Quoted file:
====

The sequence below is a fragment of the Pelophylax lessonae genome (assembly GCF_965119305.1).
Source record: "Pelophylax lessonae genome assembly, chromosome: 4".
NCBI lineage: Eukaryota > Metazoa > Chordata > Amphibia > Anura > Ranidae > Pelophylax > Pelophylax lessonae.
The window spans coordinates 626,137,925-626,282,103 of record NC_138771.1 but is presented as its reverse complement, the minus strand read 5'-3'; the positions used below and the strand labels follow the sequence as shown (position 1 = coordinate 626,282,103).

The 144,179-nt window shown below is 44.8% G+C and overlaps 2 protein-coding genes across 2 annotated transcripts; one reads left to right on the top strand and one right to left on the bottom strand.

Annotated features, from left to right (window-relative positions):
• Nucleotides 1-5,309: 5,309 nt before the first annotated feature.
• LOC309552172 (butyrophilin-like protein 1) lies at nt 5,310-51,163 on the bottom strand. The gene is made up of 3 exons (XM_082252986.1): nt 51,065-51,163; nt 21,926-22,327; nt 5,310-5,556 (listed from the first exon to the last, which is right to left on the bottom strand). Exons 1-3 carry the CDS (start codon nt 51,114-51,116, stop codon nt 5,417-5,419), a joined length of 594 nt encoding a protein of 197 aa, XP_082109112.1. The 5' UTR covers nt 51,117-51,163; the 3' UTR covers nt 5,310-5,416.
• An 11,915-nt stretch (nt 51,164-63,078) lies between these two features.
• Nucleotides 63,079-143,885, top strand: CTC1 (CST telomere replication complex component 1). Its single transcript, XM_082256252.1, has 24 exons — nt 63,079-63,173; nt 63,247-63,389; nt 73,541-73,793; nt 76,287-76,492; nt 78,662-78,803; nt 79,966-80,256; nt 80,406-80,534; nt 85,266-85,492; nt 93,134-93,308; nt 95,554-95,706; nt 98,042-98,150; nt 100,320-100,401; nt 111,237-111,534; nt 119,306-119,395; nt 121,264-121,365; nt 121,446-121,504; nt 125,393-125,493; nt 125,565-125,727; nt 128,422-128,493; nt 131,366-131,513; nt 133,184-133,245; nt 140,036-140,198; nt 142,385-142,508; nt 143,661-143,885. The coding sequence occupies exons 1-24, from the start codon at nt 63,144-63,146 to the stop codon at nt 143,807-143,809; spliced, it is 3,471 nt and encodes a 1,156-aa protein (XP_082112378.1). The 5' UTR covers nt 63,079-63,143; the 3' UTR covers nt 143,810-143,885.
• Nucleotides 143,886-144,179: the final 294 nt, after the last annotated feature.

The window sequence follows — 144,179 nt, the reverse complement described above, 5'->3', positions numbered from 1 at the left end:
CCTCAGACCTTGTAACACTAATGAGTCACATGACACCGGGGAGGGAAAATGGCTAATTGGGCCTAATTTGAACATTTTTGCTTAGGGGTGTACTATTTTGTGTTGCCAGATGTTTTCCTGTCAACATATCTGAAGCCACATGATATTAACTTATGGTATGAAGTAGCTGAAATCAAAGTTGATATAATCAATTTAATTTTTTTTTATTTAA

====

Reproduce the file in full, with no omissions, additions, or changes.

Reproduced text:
The sequence below is a fragment of the Pelophylax lessonae genome (assembly GCF_965119305.1).
Source record: "Pelophylax lessonae genome assembly, chromosome: 4".
NCBI lineage: Eukaryota > Metazoa > Chordata > Amphibia > Anura > Ranidae > Pelophylax > Pelophylax lessonae.
The window spans coordinates 626,137,925-626,282,103 of record NC_138771.1 but is presented as its reverse complement, the minus strand read 5'-3'; the positions used below and the strand labels follow the sequence as shown (position 1 = coordinate 626,282,103).

The 144,179-nt window shown below is 44.8% G+C and overlaps 2 protein-coding genes across 2 annotated transcripts; one reads left to right on the top strand and one right to left on the bottom strand.

Annotated features, from left to right (window-relative positions):
• Nucleotides 1-5,309: 5,309 nt before the first annotated feature.
• LOC309552172 (butyrophilin-like protein 1) lies at nt 5,310-51,163 on the bottom strand. The gene is made up of 3 exons (XM_082252986.1): nt 51,065-51,163; nt 21,926-22,327; nt 5,310-5,556 (listed from the first exon to the last, which is right to left on the bottom strand). Exons 1-3 carry the CDS (start codon nt 51,114-51,116, stop codon nt 5,417-5,419), a joined length of 594 nt encoding a protein of 197 aa, XP_082109112.1. The 5' UTR covers nt 51,117-51,163; the 3' UTR covers nt 5,310-5,416.
• An 11,915-nt stretch (nt 51,164-63,078) lies between these two features.
• Nucleotides 63,079-143,885, top strand: CTC1 (CST telomere replication complex component 1). Its single transcript, XM_082256252.1, has 24 exons — nt 63,079-63,173; nt 63,247-63,389; nt 73,541-73,793; nt 76,287-76,492; nt 78,662-78,803; nt 79,966-80,256; nt 80,406-80,534; nt 85,266-85,492; nt 93,134-93,308; nt 95,554-95,706; nt 98,042-98,150; nt 100,320-100,401; nt 111,237-111,534; nt 119,306-119,395; nt 121,264-121,365; nt 121,446-121,504; nt 125,393-125,493; nt 125,565-125,727; nt 128,422-128,493; nt 131,366-131,513; nt 133,184-133,245; nt 140,036-140,198; nt 142,385-142,508; nt 143,661-143,885. The coding sequence occupies exons 1-24, from the start codon at nt 63,144-63,146 to the stop codon at nt 143,807-143,809; spliced, it is 3,471 nt and encodes a 1,156-aa protein (XP_082112378.1). The 5' UTR covers nt 63,079-63,143; the 3' UTR covers nt 143,810-143,885.
• Nucleotides 143,886-144,179: the final 294 nt, after the last annotated feature.

The window sequence follows — 144,179 nt, the reverse complement described above, 5'->3', positions numbered from 1 at the left end:
CCTCAGACCTTGTAACACTAATGAGTCACATGACACCGGGGAGGGAAAATGGCTAATTGGGCCTAATTTGAACATTTTTGCTTAGGGGTGTACTATTTTGTGTTGCCAGATGTTTTCCTGTCAACATATCTGAAGCCACATGATATTAACTTATGGTATGAAGTAGCTGAAATCAAAGTTGATATAATCAATTTAATTTTTTTTTATTTAA